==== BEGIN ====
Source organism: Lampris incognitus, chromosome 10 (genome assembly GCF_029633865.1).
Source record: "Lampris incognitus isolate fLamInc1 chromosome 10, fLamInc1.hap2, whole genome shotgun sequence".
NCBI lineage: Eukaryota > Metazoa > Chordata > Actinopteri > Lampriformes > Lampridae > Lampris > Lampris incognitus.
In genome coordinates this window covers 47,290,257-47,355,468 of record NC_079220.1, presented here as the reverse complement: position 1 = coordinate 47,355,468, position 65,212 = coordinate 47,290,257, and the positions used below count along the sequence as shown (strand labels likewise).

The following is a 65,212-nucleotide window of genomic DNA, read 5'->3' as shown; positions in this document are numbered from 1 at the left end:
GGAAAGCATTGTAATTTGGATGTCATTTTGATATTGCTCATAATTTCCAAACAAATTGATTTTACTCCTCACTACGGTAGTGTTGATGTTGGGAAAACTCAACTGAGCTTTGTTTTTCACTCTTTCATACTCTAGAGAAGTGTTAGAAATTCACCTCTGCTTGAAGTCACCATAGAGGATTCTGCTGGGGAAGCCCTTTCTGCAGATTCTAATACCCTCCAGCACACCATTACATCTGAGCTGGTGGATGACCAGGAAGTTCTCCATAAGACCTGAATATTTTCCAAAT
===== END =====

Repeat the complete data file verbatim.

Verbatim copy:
Source organism: Lampris incognitus, chromosome 10 (genome assembly GCF_029633865.1).
Source record: "Lampris incognitus isolate fLamInc1 chromosome 10, fLamInc1.hap2, whole genome shotgun sequence".
NCBI lineage: Eukaryota > Metazoa > Chordata > Actinopteri > Lampriformes > Lampridae > Lampris > Lampris incognitus.
In genome coordinates this window covers 47,290,257-47,355,468 of record NC_079220.1, presented here as the reverse complement: position 1 = coordinate 47,355,468, position 65,212 = coordinate 47,290,257, and the positions used below count along the sequence as shown (strand labels likewise).

The following is a 65,212-nucleotide window of genomic DNA, read 5'->3' as shown; positions in this document are numbered from 1 at the left end:
GGAAAGCATTGTAATTTGGATGTCATTTTGATATTGCTCATAATTTCCAAACAAATTGATTTTACTCCTCACTACGGTAGTGTTGATGTTGGGAAAACTCAACTGAGCTTTGTTTTTCACTCTTTCATACTCTAGAGAAGTGTTAGAAATTCACCTCTGCTTGAAGTCACCATAGAGGATTCTGCTGGGGAAGCCCTTTCTGCAGATTCTAATACCCTCCAGCACACCATTACATCTGAGCTGGTGGATGACCAGGAAGTTCTCCATAAGACCTGAATATTTTCCAAAT